Review: The Ocean – Pelagial

CoverPrior to last week I hadn’t heard of The Ocean or their hotly anticipated latest endeavor Pelagial. Regardless, I figured I’d give it a whirl.

The term ‘concept album’ is tossed around pretty liberally these days. Bands that don’t really understand what it involves but want to appear more artsy than their peers often use it (Muse’s The Resistance, anyone?). What we get is a pile of pointlessly complex track names and disappointment.

This is not one of those albums. I so badly wanted to peg it as faux-concept crap, but after seven hours of listening I just couldn’t.

Pelagial (which comes from “Pelagic”, referring to anything of or relating to the open sea) is made up of six movements: the six stages of depth in an ocean respectively. They occur in descending order, essentially pulling the listener further into the proverbial depths. The opening instrumental, “Epipelagic”, feels like that first moment when you dive beneath the water’s surface: peaceful, refreshing and strangely familiar. The delicate piano paints this picture, and they drive the point home with fitting if not subtle sounds of bubbles in the water (we get it guys, you like oceans). However, the serenity doesn’t last, as the sparse guitar begins on “Mesopelagic: Into the Uncanny”Suddenly it feels like something has grabbed you and is pulling you deeper, deeper than you feel comfortable going. I won’t go through the rest of the tracks in detail, so as to avoid giving everything awesome about this album away.

The transitions between movements are masterfully executed. Where many bands treat their music like a sprint and fire on all cylinders right from the get go, The Ocean treats this album like a marathon and pace themselves. Musically, they use lighter, more upbeat rhythms in the earlier movements and build towards slower, heavier, more ominous instrumentation as we go deeper. With vocals, this same restraint is used to great effect. Instead of a traditionally consistent variance between singing and screaming throughout, they begin the Mesopelagic movement with primarily clean vocals and move towards nothing but growling in the final Benthic movement. This band knows what it’s capable of, and don’t feel the need to flaunt all its power at once. This makes Pelagial all so much more interesting and rewarding to listen to. The “Mesopelagic”, “Hadopelagic” and “Benthic” movements are my favourite.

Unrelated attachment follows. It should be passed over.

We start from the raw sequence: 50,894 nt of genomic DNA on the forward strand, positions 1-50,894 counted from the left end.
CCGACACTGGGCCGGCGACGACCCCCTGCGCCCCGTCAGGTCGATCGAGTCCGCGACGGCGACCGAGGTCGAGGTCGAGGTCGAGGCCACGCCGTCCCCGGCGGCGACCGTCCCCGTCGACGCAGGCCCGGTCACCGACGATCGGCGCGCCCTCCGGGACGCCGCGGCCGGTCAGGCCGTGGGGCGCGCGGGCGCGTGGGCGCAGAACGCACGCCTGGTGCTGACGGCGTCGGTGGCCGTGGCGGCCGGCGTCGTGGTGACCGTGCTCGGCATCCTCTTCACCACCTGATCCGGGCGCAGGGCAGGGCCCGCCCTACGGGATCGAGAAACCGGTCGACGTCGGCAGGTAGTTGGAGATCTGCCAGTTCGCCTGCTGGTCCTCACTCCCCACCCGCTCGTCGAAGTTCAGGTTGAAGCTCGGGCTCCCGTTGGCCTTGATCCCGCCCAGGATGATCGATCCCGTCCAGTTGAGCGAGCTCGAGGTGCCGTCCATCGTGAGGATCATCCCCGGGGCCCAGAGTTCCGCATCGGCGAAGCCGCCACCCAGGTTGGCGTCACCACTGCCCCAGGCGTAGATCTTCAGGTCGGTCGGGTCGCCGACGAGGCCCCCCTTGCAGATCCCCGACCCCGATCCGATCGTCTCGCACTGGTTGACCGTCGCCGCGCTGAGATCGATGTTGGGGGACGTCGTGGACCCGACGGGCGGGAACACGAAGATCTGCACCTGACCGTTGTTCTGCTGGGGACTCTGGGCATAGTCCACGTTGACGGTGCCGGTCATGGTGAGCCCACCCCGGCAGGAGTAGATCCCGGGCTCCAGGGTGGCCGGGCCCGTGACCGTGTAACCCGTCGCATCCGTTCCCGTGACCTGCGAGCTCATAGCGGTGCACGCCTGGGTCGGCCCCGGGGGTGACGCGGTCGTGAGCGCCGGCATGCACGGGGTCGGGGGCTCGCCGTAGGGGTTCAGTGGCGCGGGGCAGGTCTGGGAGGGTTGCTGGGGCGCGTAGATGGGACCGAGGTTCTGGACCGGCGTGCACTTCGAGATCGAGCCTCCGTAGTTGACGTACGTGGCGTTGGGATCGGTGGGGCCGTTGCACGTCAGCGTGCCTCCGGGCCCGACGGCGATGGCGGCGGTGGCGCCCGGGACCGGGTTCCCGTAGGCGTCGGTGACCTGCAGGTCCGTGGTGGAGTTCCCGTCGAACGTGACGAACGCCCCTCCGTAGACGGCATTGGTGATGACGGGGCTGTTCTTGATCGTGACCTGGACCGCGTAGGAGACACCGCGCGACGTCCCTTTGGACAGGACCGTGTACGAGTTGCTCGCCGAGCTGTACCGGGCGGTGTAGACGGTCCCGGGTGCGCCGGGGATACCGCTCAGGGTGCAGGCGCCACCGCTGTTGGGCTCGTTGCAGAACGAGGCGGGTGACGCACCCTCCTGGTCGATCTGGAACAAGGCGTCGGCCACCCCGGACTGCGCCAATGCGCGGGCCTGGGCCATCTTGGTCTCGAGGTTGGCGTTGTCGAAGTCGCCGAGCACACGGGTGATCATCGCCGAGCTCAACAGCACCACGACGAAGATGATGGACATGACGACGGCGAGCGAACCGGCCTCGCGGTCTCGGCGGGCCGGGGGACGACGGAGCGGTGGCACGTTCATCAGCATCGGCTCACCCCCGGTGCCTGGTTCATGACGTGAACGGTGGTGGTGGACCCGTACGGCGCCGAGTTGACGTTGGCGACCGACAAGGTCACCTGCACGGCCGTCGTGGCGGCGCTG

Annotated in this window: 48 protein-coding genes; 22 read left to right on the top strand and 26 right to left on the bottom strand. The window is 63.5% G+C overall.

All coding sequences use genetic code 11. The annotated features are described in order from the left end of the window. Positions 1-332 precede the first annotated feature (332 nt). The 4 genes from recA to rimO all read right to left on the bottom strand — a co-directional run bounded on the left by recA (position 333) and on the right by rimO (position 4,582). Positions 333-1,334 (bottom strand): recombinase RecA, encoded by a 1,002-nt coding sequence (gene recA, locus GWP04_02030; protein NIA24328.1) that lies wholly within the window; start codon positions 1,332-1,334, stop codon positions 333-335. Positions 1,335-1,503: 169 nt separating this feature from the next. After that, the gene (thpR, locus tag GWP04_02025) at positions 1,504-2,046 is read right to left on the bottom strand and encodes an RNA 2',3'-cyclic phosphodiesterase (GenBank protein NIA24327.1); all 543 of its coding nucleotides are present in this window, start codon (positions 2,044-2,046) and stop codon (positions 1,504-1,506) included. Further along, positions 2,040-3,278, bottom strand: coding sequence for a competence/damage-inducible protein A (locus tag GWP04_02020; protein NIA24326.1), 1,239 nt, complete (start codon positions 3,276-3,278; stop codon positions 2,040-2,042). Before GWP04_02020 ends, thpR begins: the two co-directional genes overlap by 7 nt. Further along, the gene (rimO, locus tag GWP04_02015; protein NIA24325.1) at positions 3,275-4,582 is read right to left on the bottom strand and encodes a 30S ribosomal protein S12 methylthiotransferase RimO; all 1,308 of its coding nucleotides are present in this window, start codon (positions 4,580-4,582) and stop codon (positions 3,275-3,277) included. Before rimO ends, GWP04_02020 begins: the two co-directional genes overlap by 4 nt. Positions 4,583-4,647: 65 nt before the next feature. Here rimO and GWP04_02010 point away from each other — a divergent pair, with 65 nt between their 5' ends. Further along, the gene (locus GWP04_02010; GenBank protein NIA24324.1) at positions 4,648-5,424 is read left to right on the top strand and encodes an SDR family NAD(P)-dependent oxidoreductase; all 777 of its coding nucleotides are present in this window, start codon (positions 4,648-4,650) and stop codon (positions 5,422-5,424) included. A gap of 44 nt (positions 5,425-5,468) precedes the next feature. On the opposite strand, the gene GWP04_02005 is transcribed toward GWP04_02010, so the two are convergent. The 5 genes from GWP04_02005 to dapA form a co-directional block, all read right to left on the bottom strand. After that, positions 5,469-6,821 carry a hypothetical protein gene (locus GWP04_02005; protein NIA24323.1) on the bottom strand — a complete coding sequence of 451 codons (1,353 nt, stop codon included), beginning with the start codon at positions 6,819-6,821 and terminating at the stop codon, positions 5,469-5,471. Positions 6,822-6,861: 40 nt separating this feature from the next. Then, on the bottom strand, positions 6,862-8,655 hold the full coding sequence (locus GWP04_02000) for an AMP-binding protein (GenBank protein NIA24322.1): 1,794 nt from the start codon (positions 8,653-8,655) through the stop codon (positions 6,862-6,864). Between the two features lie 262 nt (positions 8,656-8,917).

Lyrics with this kind of music can sometimes be a write-off, as bands like these often focus on the instruments and see the vocals as an add-on. This seems even more apparent when an instrumental version of the album is also released. Thus, I was ready for disappointing lyrical content – but I was pleasantly surprised. At first I thought it was just the band narrating a descent to the bottom of the sea, which would still be pretty sweet. Instead, they forgo the ocean concept and actually follow the plot of a Russian film from 1979: Andrei Tarkovsky’s The Stalker. Admittedly, I had to do a bit of digging online to discover that, as I don’t usually watch vintage Russian avant-garde films. Either way, the concept is badass. Really, any branching out from the lukewarm anti-establishment chants and life-sucks melodrama of this genre is refreshing.

If I listened to this album for much longer, it’d be hard to find anything wrong with it, so while I’m not completely biased I’ll make two points: The work is not easily accessible. For me, who listens to a lot of this stuff, it required a dictionary and two solid hours online to really get the gist of what was going on. Undoubtedly the band understood this, but for this reason I can’t see Pelagial roping in as many new fans. But for existing fans it is all the more satisfying. Secondly, this album lacks some passion. Despite the serious tone, it feels less like an expression of the soul and more of a complicated equation from the brain. Not to say that this music isn’t sincere, it’s just difficult as a listener to feel a connection with what is happening on account of its musical complexity and conceptual obscurity. As a result, I’ve become partial to the instrumental version, as it leaves more to interpretation while still having enough substance to stand on its own.

The verdict: this seven-piece from Berlin has earned its reputation. Pelagial is an ambitious, vicious, borderline rock-opera of an album that satisfies more with every listen. The Ocean demonstrates all that this genre is capable of but often is not.

Moral of the story: don’t judge a German prog-metal band by its cover.


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